“When I was a kid, if I didn’t eat everything on my plate I just went hungry! Heck, I might not have even been given another meal!”
If that is what you catch yourself saying to your children at the dinner table, chances are you have entered the phase of life where you will be constantly fighting the battle of the wills, at mealtime and otherwise! One side of your parenting ego struggles with the fact that you worry your child isn’t eating enough. The other side, struggles with the anger and frustration that blooms from raising such strong willed brats, who don’t seem to do what their told. (Really, isn’t that what children are supposed to do? And what entitles them to all these opinions)
The bottom line is that you want to be able to fix a nice meal, sit down together like the Brady Bunch and not be forced to lose your appetite by watching your child pick through the brussel sprouts and fling the spaghetti sauce from their fork. Then of course, when you try to make your three-year-old pick it up off the floor (to teach them responsibility) not only does your spouse chime in or gives you the look, but mealtime has just turned into an emotional fiasco. The alternative, of making them cookies for dinner is not an option. Hmm. What is a parent to do?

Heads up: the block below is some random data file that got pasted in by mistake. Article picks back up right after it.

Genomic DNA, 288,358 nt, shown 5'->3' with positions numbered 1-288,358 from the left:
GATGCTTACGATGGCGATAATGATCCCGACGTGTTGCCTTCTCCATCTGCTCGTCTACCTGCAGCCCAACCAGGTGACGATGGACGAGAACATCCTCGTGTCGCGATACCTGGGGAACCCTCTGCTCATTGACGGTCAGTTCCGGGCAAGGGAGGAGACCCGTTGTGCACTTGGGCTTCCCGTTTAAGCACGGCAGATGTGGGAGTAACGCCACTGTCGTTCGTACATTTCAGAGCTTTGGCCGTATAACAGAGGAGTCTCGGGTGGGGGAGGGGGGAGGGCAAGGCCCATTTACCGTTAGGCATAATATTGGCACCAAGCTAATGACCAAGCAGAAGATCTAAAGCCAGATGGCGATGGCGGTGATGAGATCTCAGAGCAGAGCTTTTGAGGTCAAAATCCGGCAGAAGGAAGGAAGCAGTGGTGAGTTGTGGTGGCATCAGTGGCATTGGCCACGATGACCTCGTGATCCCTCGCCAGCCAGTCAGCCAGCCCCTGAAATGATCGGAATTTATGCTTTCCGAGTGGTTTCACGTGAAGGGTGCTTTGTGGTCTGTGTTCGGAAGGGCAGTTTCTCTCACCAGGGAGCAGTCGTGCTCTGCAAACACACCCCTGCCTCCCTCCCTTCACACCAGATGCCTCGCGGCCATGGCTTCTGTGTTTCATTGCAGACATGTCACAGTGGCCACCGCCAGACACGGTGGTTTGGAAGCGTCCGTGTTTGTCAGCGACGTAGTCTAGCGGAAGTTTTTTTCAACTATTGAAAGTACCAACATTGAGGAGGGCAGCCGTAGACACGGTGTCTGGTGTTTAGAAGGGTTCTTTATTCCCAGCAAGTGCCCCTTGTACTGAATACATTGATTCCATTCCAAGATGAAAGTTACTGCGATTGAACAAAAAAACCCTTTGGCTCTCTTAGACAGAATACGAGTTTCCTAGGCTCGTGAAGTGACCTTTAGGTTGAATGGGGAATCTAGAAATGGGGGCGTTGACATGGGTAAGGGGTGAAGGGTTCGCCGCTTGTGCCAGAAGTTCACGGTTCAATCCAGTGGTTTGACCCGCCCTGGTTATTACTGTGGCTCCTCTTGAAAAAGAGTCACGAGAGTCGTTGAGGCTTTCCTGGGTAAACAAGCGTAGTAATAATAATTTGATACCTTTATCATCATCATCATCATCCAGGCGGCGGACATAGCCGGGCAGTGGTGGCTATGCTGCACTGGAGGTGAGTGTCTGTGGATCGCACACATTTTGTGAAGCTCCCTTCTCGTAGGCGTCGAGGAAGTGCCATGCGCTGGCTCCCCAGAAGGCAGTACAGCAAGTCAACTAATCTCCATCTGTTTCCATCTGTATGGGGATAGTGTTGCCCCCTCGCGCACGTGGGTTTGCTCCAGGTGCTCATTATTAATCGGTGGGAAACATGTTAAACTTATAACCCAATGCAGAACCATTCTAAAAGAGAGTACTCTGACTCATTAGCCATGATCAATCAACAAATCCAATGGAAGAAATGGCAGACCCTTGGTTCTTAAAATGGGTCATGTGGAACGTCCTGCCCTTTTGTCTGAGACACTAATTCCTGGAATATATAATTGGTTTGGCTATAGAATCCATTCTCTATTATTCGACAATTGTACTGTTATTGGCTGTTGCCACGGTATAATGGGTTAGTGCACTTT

The first thing is to look at this ‘issue’ from a developmental standpoint. The terrible twos bring with them a great deal of opinions from your toddler. Before then, they were pretty easy to please, and even easier to distract should they not like a situation. Now, they are learning that they have some control over their lives. They can decide for themselves whether they like brushing their teeth, eating broccoli or even going to sleep at a certain time. Developmentally speaking, this is an absolutely and necessary time in their life. They are pushing the boundaries back a bit, in their own favor. Unfortunately, when it comes to things that involved their health they don’t have the knowledge to know what is best. You do. The trick developmentally, is to find some balance that gives your child control, and keeps you in control. The solution is easier than you think.